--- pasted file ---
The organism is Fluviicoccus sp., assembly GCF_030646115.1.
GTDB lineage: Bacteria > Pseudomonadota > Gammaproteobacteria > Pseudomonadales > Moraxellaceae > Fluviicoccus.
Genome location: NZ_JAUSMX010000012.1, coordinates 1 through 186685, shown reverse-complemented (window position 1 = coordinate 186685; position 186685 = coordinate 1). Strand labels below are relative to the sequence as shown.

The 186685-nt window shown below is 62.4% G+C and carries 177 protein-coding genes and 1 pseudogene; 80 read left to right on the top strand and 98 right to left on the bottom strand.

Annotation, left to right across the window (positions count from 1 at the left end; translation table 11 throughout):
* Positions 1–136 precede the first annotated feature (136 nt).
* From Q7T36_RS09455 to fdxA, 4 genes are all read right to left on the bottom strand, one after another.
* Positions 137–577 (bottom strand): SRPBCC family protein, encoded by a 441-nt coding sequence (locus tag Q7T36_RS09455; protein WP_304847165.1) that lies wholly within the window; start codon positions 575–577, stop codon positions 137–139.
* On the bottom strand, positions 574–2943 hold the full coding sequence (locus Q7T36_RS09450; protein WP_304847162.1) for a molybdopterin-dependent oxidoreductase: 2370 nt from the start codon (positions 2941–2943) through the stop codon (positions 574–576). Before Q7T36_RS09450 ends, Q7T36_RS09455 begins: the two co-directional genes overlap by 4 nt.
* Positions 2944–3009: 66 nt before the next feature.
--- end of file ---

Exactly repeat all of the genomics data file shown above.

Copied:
The organism is Fluviicoccus sp., assembly GCF_030646115.1.
GTDB lineage: Bacteria > Pseudomonadota > Gammaproteobacteria > Pseudomonadales > Moraxellaceae > Fluviicoccus.
Genome location: NZ_JAUSMX010000012.1, coordinates 1 through 186685, shown reverse-complemented (window position 1 = coordinate 186685; position 186685 = coordinate 1). Strand labels below are relative to the sequence as shown.

The 186685-nt window shown below is 62.4% G+C and carries 177 protein-coding genes and 1 pseudogene; 80 read left to right on the top strand and 98 right to left on the bottom strand.

Annotation, left to right across the window (positions count from 1 at the left end; translation table 11 throughout):
* Positions 1–136 precede the first annotated feature (136 nt).
* From Q7T36_RS09455 to fdxA, 4 genes are all read right to left on the bottom strand, one after another.
* Positions 137–577 (bottom strand): SRPBCC family protein, encoded by a 441-nt coding sequence (locus tag Q7T36_RS09455; protein WP_304847165.1) that lies wholly within the window; start codon positions 575–577, stop codon positions 137–139.
* On the bottom strand, positions 574–2943 hold the full coding sequence (locus Q7T36_RS09450; protein WP_304847162.1) for a molybdopterin-dependent oxidoreductase: 2370 nt from the start codon (positions 2941–2943) through the stop codon (positions 574–576). Before Q7T36_RS09450 ends, Q7T36_RS09455 begins: the two co-directional genes overlap by 4 nt.
* Positions 2944–3009: 66 nt before the next feature.